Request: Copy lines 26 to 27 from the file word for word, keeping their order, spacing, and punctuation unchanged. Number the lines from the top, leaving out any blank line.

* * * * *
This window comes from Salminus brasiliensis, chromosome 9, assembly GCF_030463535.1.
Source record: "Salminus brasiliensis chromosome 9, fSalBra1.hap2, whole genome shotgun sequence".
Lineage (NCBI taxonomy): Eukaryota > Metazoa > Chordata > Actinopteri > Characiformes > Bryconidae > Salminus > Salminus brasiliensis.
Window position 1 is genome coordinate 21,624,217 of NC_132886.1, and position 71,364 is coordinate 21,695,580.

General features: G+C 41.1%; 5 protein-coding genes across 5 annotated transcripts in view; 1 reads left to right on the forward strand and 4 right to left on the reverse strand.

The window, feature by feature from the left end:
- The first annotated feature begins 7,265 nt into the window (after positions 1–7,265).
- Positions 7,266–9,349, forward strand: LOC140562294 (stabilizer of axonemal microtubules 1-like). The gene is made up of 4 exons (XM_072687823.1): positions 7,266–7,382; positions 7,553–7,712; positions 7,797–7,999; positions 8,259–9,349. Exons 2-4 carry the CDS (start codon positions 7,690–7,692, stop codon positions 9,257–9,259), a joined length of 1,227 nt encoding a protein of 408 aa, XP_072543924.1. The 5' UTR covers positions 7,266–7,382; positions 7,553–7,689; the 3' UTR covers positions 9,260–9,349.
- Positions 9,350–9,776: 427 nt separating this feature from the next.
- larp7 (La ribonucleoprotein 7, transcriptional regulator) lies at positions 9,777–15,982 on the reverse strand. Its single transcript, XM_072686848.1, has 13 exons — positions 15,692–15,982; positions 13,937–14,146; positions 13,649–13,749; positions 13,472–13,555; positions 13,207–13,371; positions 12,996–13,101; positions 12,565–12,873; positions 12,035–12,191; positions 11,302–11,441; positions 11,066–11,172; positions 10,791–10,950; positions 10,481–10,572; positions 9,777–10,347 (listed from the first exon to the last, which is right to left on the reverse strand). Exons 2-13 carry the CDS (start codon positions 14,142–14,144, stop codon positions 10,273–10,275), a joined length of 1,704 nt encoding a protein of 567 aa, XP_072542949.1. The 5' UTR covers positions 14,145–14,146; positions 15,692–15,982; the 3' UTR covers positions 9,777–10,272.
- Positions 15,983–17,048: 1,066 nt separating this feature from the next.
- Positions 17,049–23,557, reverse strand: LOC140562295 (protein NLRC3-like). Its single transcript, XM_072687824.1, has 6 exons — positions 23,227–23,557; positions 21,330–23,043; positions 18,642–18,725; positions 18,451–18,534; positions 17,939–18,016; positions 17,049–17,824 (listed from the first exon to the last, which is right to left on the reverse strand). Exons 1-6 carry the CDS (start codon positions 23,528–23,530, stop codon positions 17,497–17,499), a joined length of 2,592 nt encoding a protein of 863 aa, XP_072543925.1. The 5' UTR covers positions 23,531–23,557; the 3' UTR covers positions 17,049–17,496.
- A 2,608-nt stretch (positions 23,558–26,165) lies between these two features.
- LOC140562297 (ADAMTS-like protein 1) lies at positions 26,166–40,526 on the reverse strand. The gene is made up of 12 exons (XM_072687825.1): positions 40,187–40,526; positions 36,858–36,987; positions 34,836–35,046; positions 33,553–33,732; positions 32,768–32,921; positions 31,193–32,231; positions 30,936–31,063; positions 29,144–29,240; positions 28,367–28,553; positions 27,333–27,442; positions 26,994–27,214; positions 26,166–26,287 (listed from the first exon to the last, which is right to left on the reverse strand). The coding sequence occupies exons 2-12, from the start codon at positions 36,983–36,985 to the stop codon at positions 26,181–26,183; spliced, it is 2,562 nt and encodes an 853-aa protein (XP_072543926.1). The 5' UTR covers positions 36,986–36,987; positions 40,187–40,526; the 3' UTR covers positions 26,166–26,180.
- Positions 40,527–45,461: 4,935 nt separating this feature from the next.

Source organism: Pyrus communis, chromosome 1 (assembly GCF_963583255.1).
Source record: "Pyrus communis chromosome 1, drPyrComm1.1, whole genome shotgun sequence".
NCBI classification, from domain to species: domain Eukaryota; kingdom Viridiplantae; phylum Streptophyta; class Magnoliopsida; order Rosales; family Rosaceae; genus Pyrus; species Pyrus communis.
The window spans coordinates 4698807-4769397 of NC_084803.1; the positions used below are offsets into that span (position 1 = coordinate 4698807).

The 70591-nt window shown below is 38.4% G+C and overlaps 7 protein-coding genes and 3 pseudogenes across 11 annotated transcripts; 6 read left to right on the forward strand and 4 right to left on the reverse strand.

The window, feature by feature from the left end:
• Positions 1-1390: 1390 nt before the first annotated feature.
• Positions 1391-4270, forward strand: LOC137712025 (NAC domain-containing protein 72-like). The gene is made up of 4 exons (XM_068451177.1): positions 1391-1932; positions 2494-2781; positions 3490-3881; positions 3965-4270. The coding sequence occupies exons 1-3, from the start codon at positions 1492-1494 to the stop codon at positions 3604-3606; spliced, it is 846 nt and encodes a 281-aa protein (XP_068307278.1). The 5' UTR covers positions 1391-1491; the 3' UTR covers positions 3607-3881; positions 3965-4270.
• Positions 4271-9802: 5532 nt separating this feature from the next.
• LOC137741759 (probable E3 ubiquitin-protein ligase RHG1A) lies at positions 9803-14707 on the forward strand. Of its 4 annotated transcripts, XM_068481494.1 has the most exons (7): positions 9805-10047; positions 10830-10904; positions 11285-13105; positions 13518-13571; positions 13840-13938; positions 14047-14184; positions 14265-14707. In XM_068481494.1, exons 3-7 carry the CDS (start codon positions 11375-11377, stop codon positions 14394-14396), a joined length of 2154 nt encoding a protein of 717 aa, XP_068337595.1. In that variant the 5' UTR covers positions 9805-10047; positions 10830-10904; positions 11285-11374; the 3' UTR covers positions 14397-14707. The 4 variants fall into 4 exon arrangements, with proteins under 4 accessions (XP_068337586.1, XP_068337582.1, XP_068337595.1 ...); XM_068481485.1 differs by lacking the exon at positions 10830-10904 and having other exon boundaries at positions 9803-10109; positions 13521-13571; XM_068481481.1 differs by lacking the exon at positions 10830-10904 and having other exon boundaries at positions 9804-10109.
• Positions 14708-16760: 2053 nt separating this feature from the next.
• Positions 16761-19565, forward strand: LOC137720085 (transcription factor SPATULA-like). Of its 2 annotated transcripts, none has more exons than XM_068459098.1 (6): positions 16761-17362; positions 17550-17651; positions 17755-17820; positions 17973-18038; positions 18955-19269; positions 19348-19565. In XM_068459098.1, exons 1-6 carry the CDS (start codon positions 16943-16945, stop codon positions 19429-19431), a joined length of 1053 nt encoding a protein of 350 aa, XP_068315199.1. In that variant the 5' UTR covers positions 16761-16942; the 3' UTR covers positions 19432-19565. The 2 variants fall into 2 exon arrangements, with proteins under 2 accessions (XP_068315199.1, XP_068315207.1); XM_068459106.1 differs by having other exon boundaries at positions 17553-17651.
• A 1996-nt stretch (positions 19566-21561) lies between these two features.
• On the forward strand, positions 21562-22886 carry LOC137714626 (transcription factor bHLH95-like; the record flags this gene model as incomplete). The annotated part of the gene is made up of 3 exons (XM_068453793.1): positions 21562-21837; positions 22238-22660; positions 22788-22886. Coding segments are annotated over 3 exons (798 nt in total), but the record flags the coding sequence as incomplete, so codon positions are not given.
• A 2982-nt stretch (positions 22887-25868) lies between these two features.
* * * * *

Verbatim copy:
• Positions 14708-16760: 2053 nt separating this feature from the next.
• Positions 16761-19565, forward strand: LOC137720085 (transcription factor SPATULA-like). Of its 2 annotated transcripts, none has more exons than XM_068459098.1 (6): positions 16761-17362; positions 17550-17651; positions 17755-17820; positions 17973-18038; positions 18955-19269; positions 19348-19565. In XM_068459098.1, exons 1-6 carry the CDS (start codon positions 16943-16945, stop codon positions 19429-19431), a joined length of 1053 nt encoding a protein of 350 aa, XP_068315199.1. In that variant the 5' UTR covers positions 16761-16942; the 3' UTR covers positions 19432-19565. The 2 variants fall into 2 exon arrangements, with proteins under 2 accessions (XP_068315199.1, XP_068315207.1); XM_068459106.1 differs by having other exon boundaries at positions 17553-17651.